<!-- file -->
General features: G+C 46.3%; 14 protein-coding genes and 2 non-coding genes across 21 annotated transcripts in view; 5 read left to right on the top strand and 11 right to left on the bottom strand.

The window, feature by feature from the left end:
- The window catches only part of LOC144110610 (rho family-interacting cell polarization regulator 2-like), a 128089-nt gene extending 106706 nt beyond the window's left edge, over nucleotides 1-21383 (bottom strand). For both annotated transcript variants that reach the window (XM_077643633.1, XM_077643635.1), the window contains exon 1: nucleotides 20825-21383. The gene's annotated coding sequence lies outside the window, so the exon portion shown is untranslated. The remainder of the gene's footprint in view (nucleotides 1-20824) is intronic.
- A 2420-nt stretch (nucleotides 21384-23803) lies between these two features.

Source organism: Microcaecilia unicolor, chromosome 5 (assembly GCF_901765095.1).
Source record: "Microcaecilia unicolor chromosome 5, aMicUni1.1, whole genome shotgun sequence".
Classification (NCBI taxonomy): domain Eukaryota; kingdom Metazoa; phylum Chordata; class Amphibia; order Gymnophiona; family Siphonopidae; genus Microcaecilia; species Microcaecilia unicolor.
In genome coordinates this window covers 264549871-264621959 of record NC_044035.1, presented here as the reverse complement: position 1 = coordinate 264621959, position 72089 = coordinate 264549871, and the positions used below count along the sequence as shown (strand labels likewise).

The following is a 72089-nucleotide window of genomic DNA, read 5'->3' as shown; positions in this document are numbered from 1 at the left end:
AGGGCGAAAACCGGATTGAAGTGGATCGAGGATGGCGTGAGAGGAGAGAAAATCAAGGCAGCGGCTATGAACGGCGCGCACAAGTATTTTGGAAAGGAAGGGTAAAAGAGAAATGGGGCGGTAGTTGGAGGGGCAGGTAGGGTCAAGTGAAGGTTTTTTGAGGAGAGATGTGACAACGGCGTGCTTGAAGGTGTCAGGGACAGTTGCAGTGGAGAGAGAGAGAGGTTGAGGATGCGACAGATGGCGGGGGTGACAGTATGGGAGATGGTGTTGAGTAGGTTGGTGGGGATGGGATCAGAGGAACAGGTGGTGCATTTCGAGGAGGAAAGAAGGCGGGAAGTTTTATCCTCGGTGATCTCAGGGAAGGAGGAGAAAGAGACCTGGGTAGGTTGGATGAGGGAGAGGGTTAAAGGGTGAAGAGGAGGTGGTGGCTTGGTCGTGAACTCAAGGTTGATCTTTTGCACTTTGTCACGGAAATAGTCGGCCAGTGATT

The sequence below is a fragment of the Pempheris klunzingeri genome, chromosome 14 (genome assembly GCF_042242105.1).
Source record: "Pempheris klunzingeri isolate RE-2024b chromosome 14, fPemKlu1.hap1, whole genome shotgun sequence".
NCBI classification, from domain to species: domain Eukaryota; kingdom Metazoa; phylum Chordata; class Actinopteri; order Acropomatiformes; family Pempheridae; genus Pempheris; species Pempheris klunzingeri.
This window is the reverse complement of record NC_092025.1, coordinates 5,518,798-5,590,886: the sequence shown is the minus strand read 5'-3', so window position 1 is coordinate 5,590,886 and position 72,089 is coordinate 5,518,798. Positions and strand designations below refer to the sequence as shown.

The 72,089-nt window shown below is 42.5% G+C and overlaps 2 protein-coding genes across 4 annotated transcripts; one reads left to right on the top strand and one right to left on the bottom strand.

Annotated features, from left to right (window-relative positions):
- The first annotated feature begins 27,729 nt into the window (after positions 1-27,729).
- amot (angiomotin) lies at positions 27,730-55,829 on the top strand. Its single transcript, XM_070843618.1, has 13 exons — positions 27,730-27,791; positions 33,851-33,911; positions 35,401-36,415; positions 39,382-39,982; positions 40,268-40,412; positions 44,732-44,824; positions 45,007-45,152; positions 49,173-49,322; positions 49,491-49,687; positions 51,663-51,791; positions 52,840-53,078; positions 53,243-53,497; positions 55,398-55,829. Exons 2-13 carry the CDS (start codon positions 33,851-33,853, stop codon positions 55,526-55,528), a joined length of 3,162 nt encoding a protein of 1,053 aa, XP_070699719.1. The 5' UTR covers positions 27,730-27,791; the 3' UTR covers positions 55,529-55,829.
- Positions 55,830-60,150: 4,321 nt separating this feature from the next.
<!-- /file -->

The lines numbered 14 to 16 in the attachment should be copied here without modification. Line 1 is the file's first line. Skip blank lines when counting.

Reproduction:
This window is the reverse complement of record NC_092025.1, coordinates 5,518,798-5,590,886: the sequence shown is the minus strand read 5'-3', so window position 1 is coordinate 5,590,886 and position 72,089 is coordinate 5,518,798. Positions and strand designations below refer to the sequence as shown.

The 72,089-nt window shown below is 42.5% G+C and overlaps 2 protein-coding genes across 4 annotated transcripts; one reads left to right on the top strand and one right to left on the bottom strand.

Annotated features, from left to right (window-relative positions):